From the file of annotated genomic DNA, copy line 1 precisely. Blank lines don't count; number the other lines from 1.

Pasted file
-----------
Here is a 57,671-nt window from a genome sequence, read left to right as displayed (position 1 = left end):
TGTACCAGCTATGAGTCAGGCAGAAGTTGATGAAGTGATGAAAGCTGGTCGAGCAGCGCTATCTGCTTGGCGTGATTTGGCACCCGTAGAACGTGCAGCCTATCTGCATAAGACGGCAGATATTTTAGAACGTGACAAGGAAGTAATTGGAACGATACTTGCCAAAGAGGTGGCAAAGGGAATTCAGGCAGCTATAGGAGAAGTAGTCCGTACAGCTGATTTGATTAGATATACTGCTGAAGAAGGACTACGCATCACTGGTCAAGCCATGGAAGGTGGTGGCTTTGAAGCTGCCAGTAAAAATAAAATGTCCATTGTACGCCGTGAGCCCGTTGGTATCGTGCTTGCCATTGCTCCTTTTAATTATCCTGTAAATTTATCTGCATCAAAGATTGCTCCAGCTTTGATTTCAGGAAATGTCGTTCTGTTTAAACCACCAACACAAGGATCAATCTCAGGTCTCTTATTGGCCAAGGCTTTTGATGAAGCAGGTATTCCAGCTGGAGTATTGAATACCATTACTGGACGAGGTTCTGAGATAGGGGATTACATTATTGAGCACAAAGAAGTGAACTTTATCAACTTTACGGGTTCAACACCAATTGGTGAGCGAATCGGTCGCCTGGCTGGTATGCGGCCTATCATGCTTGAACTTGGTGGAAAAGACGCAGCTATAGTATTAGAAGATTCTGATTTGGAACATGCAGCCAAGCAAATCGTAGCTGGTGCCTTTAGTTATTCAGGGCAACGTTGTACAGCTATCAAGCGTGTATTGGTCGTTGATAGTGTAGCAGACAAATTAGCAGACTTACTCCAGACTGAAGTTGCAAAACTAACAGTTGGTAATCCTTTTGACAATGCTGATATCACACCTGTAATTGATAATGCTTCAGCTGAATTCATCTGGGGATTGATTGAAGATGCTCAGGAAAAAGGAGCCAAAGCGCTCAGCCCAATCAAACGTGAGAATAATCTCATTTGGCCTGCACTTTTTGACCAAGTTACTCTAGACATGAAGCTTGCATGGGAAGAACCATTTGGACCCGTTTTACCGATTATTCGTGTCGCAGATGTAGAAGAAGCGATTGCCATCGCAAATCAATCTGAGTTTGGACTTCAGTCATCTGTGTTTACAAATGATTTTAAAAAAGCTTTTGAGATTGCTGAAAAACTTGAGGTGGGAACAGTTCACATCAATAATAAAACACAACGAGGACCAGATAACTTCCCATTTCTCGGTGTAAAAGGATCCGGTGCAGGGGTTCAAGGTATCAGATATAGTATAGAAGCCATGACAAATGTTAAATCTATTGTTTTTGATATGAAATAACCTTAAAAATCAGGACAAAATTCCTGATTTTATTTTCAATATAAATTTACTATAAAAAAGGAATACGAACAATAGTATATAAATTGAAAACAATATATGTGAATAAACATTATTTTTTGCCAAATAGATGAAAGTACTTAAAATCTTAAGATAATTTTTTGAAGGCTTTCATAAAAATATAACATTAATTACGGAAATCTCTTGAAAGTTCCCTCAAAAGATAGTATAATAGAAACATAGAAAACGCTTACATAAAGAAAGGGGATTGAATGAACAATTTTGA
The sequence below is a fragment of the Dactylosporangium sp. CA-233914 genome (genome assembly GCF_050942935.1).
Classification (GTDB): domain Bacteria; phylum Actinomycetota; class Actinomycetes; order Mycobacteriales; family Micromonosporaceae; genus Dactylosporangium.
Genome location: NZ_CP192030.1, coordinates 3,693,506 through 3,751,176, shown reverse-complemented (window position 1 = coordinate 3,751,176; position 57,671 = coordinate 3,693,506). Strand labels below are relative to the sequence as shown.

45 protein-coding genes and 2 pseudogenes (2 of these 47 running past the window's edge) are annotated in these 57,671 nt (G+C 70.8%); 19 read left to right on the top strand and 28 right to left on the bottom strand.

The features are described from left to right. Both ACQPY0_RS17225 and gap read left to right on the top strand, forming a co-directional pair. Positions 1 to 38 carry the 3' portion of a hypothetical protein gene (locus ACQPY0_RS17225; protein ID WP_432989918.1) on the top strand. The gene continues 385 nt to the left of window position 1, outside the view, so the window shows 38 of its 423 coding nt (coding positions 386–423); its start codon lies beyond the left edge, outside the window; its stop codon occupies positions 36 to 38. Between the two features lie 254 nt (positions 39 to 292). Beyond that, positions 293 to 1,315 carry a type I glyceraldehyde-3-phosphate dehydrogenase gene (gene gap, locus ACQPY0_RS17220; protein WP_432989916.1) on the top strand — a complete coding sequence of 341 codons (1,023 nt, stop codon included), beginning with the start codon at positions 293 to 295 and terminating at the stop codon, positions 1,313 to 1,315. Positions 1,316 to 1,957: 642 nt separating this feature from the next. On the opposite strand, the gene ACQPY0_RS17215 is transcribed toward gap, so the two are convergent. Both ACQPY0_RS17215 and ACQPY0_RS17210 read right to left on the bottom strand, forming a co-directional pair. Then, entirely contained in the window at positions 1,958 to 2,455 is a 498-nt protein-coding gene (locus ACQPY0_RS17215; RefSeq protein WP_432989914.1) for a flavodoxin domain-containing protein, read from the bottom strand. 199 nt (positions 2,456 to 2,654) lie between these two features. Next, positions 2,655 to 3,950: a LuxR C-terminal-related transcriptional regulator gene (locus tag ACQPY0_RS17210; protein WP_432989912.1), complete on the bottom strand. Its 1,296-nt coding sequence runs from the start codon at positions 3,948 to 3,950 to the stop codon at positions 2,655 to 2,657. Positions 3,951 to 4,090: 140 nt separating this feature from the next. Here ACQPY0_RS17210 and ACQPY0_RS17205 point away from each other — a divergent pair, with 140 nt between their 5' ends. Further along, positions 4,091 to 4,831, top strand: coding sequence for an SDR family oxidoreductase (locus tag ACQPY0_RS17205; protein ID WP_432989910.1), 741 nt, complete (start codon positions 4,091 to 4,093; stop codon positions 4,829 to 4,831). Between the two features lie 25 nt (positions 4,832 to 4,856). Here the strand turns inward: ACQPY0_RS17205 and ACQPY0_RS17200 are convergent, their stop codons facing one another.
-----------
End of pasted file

Here is a 57,671-nt window from a genome sequence, read left to right as displayed (position 1 = left end):